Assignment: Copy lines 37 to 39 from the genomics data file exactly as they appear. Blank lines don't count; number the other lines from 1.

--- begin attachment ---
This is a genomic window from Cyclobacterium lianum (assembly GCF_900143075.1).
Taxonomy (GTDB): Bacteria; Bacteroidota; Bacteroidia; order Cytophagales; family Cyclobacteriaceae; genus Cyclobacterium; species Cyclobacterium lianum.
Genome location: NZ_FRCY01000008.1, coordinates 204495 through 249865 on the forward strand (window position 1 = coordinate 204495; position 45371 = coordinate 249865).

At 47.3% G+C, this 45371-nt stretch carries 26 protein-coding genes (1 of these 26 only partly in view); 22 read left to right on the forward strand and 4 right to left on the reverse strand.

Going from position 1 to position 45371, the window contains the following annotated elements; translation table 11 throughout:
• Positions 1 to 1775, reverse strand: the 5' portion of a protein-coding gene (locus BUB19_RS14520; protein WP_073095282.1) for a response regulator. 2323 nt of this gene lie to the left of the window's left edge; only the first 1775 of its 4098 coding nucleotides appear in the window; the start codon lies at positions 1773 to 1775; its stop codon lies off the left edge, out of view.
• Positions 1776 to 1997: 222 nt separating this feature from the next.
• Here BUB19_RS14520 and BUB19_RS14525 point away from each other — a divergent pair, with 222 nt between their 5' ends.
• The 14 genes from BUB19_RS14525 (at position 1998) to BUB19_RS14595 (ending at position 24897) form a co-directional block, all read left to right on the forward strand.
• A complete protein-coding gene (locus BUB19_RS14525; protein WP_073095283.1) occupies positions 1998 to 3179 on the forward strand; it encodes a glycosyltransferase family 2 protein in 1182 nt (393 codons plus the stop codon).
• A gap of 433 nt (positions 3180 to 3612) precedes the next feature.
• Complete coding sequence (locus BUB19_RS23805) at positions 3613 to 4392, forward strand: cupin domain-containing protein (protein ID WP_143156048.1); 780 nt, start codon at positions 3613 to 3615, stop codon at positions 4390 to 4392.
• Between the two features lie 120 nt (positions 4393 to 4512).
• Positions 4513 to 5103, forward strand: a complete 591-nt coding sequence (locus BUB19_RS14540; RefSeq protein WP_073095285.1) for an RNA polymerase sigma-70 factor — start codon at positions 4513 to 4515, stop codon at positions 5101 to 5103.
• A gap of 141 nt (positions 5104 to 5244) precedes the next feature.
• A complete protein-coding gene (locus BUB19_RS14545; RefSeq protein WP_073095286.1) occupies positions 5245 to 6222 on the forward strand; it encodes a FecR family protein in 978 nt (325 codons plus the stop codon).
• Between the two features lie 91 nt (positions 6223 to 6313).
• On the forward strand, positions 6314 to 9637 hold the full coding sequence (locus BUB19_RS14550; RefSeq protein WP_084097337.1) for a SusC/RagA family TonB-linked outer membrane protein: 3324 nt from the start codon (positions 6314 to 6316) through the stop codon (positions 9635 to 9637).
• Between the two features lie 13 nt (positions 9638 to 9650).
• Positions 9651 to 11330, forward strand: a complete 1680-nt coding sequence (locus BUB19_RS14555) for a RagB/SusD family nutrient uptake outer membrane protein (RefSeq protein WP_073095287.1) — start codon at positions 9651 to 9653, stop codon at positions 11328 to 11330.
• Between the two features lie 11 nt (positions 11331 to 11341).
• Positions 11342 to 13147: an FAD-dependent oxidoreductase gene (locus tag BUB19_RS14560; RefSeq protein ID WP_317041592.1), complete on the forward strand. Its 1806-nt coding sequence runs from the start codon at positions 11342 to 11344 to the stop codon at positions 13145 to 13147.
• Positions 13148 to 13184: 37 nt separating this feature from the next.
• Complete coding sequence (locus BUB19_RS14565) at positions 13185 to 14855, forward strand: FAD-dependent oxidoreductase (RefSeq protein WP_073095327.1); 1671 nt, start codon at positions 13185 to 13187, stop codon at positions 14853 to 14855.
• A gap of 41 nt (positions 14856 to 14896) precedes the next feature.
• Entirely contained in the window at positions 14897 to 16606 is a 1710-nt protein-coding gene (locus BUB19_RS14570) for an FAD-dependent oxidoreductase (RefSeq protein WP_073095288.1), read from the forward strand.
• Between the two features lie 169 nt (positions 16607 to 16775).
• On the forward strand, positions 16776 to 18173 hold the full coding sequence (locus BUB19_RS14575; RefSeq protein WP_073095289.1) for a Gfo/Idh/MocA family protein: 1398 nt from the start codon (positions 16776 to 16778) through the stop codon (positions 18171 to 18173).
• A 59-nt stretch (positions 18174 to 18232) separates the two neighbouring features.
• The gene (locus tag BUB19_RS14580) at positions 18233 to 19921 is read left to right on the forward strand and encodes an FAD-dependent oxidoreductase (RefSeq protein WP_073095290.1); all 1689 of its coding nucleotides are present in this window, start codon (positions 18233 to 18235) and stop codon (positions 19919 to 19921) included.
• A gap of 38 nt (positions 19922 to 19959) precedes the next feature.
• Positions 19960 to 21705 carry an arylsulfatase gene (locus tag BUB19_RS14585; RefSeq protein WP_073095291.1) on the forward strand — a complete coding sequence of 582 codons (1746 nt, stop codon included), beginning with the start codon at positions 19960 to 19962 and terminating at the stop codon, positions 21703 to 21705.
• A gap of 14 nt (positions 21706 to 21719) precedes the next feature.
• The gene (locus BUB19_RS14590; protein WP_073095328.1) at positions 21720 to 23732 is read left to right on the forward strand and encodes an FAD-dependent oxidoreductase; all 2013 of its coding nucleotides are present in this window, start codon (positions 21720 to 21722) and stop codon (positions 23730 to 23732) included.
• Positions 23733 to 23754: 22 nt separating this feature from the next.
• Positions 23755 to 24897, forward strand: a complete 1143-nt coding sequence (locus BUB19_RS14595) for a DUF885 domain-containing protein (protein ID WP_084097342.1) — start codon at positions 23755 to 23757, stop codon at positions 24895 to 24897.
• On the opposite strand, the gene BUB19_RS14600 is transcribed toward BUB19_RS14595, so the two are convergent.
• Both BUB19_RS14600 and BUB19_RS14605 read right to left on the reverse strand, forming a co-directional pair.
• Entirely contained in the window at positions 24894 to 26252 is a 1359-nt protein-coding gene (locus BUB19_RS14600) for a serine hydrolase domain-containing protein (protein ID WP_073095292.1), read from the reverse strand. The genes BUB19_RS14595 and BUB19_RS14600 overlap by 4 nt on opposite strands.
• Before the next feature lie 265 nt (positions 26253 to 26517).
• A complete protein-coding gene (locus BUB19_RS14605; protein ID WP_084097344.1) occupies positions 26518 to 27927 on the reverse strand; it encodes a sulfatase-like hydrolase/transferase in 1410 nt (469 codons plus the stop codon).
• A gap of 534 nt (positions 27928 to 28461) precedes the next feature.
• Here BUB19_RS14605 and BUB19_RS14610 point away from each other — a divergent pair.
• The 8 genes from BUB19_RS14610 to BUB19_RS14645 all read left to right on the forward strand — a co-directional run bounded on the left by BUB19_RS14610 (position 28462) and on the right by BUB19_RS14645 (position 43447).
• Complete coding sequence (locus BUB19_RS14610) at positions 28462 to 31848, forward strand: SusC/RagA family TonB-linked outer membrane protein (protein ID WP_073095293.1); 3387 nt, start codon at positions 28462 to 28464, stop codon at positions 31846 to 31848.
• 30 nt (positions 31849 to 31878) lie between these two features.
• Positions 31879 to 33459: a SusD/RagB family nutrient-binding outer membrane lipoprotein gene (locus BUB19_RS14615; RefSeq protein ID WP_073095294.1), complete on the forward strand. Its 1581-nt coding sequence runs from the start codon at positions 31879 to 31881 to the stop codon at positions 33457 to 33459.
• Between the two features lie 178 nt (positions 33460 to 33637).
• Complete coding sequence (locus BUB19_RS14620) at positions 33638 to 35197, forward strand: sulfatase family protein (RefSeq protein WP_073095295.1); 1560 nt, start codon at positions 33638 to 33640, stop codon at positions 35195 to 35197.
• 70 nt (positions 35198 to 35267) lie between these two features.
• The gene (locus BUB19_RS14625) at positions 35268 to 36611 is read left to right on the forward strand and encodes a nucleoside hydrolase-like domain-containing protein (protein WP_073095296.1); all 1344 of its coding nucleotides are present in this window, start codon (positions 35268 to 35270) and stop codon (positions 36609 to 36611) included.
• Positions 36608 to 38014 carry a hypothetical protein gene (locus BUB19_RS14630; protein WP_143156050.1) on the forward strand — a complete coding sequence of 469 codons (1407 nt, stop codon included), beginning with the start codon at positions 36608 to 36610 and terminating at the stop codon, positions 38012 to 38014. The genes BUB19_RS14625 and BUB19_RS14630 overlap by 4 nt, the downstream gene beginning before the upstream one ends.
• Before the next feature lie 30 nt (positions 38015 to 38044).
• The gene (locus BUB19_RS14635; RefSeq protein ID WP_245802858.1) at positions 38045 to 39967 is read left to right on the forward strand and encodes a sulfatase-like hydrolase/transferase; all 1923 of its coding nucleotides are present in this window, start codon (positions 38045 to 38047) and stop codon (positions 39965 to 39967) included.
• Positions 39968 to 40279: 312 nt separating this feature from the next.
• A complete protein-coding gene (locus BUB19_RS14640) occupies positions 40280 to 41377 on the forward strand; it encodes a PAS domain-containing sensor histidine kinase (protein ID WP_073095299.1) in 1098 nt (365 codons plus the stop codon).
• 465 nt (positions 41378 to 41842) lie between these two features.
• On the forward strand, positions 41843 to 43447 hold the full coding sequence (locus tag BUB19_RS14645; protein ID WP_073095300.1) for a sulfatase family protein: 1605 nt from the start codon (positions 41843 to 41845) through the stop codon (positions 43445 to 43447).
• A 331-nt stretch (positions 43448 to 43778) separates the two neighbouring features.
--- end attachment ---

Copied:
• On the opposite strand, the gene BUB19_RS14600 is transcribed toward BUB19_RS14595, so the two are convergent.
• Both BUB19_RS14600 and BUB19_RS14605 read right to left on the reverse strand, forming a co-directional pair.
• Entirely contained in the window at positions 24894 to 26252 is a 1359-nt protein-coding gene (locus BUB19_RS14600) for a serine hydrolase domain-containing protein (protein ID WP_073095292.1), read from the reverse strand. The genes BUB19_RS14595 and BUB19_RS14600 overlap by 4 nt on opposite strands.